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Comparison Of Two 19th Century Crime Stories.

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Comparison Of Two 19th Century Crime Stories Sir Arthur Conan Doyle and Edgar Allan Poe, both authors who are eminent for the content of their stories, wrote about crime. Though they invented stories concerning crime, they both wrote through different perspectives. This essay is going to compare how the characters of both stories, 'Tell Tale Heart' written by Poe, and 'The Adventure of the Speckled Band' written by Doyle, have been portrayed differently by their authors as well as exploring into the language style of the two stories. The historical backgrounds of both authors have influenced the way their stories are written. Poe was seen to have an unstable life as his mother died at and early age of three, and after that he was taken into a foster home of John Allan. He was educated at the University of Virginia. Later he went through a quarrel with his foster father and left home. He served in the U.S. Army under a false name, Edgar A. Perry, and incorrect age and then attended West Point from 1830 to 1831 but got himself dismissed when he realized he would never be reconciled with his foster father. He wrote Gothic novels, which is a type of fiction, written in reaction to 18th-c rationalism, that reclaims mystery and licenses extreme emotions. His third volume of poetry brought him neither fame nor profit but in 1833 he won a prize for best short story. From 1844, he settled down in New York as an editor and all this while he was gaining some reputation for his short stories, poems, reviews, and essays, such stories as "The Fall of the House of Usher" (1839), "Murders in the Rue Morgue" (1841), and "The Gold bug" (1843), would later be regarded as classics of their genre. He gained some fame from the publication in 1845 of a dozen stories as well as of 'The Raven and Other Poems', and he enjoyed a few months of calm as a respected critic. ...read more.


(The Adventure Of The Speckled Band.) To the reader, Holmes' portrays his own intellect through the long sentences he uses to verbalize his thoughts on a case, 'I can only claim that I instantly reconsidered my position when, however, it became clear to me that whatever danger threatened an occupant of the room could not come either from the window or the door'. With a combination of intricate terminology, 'indulge in ferocious quarrels' and long sentence lengths, Holmes', plus with the style of Watson's narrating techniques, is able to augment his own image as being a rational thinker. This also creates a slow effect, when being read, which is comprehensible for the reader, though not as accessible to Watson's way of thinking. Overall, it could be seen that Watson depicts Holmes as a honourable person, even through language, and Holmes' speech articulates his image. On the other hand, Watson seems to be not so rational, dissimilar to his partner, Holmes, in formulating observations and deductions. When read, Watson's observations and deductions do not seem to come from rational grounds, 'I saw nothing remarkable save the bell-rope, and what purpose that could answer I confess is more than I can imagine,' but his sentence length, like Holmes, is moderately long. When narrating, Watson uses inverted word order in speech, 'the name is familiar to me,' said he,' and this makes the style of the story seem more sophisticated to the reader. Watson's use of adjectives is reasonably refined, 'somber errand,' but it does not seems so, due to the way Watson tends to think, that is to say Watson is not as sharp-minded as his partner Holmes, therefore lowering down his sophisticated image. When observing, Watson, at times, describes things through comparison, 'fleshless nose...resemblance to a fierce old bird prey,' showing that he has a great view of things when observing but not as such a strong mind to formulate rational deductions. ...read more.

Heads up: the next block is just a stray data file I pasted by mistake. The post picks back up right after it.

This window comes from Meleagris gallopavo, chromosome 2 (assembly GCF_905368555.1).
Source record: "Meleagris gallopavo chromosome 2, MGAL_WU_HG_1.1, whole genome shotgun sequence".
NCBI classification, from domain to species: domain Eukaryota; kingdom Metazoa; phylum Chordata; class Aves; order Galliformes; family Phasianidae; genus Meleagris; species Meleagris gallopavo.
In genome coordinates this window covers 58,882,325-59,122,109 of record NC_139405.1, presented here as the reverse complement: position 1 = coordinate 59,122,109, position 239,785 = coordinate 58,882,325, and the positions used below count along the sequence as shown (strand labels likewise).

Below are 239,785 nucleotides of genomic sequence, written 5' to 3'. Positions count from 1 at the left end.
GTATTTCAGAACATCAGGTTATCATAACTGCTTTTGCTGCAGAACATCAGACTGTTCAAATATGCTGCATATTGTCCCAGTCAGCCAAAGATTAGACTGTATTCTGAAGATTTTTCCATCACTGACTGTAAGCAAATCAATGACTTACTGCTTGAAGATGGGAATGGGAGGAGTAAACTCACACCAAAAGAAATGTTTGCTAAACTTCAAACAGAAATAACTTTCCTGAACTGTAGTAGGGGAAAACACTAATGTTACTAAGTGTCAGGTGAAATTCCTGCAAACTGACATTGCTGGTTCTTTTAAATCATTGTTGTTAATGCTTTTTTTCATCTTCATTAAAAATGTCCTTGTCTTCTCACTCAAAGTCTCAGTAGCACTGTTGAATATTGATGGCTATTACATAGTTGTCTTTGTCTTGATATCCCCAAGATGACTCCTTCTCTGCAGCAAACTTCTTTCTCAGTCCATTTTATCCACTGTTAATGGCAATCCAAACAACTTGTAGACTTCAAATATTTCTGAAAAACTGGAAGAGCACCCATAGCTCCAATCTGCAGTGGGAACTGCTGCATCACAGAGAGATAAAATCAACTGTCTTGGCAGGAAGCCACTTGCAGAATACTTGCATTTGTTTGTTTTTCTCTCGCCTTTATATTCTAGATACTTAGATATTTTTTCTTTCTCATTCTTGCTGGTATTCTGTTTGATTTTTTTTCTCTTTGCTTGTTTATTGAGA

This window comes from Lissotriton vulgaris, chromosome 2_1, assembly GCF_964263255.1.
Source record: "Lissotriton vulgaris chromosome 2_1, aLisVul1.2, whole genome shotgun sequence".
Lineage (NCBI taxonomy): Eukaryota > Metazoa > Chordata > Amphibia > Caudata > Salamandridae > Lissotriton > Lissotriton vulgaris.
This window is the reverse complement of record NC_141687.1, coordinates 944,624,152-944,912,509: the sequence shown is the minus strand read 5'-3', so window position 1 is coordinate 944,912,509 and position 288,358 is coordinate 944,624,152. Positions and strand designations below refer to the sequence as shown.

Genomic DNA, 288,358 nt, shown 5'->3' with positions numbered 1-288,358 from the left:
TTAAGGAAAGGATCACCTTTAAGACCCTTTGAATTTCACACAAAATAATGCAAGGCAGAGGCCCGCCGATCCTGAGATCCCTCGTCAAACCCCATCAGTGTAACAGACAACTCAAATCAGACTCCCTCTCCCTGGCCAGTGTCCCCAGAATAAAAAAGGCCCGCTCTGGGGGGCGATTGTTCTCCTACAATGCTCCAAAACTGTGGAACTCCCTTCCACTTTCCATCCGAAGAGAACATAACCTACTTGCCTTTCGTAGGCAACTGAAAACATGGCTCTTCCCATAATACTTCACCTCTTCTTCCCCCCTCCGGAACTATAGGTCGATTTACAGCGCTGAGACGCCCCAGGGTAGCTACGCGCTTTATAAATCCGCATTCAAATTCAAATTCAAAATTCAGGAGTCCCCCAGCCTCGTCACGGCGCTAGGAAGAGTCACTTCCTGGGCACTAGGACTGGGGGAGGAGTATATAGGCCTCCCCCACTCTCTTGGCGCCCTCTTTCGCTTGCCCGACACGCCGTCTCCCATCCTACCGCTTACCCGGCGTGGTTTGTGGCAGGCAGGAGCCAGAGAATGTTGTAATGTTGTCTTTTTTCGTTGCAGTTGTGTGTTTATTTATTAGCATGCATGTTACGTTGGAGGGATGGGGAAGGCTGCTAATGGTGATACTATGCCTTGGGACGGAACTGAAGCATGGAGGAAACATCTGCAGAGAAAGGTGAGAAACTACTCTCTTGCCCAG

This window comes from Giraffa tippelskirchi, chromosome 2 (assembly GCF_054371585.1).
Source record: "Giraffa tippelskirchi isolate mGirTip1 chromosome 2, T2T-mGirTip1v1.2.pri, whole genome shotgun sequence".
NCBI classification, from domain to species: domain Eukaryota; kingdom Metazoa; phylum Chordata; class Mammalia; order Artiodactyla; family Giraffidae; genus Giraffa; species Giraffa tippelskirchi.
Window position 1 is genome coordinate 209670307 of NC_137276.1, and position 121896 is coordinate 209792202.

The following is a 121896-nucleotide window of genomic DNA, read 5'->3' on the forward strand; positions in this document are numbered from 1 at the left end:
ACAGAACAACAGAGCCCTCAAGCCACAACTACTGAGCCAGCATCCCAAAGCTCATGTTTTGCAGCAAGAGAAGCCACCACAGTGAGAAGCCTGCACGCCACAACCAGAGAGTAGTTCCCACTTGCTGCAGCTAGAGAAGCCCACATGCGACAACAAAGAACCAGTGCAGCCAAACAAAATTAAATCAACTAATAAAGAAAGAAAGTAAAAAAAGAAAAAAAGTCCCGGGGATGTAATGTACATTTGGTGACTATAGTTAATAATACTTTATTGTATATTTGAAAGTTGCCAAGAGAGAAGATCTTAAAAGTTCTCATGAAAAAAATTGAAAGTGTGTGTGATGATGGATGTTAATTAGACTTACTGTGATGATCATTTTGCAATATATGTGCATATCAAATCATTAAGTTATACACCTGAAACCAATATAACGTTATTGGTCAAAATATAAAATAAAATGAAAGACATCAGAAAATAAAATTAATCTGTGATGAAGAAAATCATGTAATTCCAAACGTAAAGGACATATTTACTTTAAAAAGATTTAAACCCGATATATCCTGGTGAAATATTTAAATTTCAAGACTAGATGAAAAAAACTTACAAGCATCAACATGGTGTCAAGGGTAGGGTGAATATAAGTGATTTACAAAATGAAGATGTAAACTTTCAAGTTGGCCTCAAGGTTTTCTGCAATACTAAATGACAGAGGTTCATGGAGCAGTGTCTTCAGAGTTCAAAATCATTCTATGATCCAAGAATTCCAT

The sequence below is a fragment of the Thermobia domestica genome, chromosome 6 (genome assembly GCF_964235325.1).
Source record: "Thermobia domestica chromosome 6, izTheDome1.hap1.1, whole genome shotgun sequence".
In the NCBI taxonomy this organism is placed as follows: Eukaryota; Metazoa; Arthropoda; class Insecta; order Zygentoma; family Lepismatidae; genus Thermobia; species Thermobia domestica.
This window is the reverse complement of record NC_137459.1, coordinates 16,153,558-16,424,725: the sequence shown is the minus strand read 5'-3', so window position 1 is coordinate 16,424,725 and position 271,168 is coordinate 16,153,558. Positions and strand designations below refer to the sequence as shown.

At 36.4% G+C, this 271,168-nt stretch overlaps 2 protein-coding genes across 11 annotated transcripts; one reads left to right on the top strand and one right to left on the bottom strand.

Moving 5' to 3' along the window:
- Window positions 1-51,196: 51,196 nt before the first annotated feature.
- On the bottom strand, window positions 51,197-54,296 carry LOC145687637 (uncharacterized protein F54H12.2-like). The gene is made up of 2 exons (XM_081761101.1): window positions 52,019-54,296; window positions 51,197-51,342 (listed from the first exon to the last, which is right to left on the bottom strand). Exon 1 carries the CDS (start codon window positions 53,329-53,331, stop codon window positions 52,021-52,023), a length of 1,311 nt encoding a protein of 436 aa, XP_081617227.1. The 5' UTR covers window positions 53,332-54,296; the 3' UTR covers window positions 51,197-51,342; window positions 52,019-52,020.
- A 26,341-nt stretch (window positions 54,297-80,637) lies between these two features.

The development is mainly focused on the actions and feelings of the protagonist and how he progressed into the murder but it does not describe, in detail, how he actually committed the crime, 'in an instant I dragged him to the floor, and pulled the heavy bed over him.' The crisis of the story occurs when the 'officers' arrive in order to search the protagonist's premises. Though at first he is satisfied with the fact that he had left no signs of the deed and that he will not be caught, 'no blood spot whatever. I had been too wary for that,' his conscience starts to takeover, 'I felt myself getting pale...my head ached...ringing in my ears. I gasped for breathe...more vehemently,' and at this point, his reaction seems disproportional to the event. Ultimately, the resolution ends with the protagonist assuming that the 'ringing' he is hearing is from the beating of the 'old man's' heart, and due to that, he confesses his crime, 'I admit the deed! - Tear up the planks! Here, here! - It is the beating of his hideous heart.' Overall, comparing the structure of the two stories, 'Tell Tale Heart' and "The Adventure of the Speckled Band,' it could be seen that they both follow a formulaic plot, but the authors accentuate on different parts of the plot, such as the problem or development, in different proportions, either emphasizing more or less on it. For example, Poe emphasizes the self-obsessive actions and feelings of the protagonist in the development more than the others, whereas Doyle emphasizes more on the problem, which is discussed between the client and Holmes. In Doyle's stories there are many characters, which are significant in the plot in their own way, such as Holmes, Watson, the convict and the victim, whereas in Poe's stories the protagonist is the victim himself. The language is intricate, in both stories, from their own point of views, but because of Holmes' logical reasoning behind everything and Poe's self-obsessive actions, it does not seem so. Aqsa Mansoor 10B English Literature. Coursework ...read more.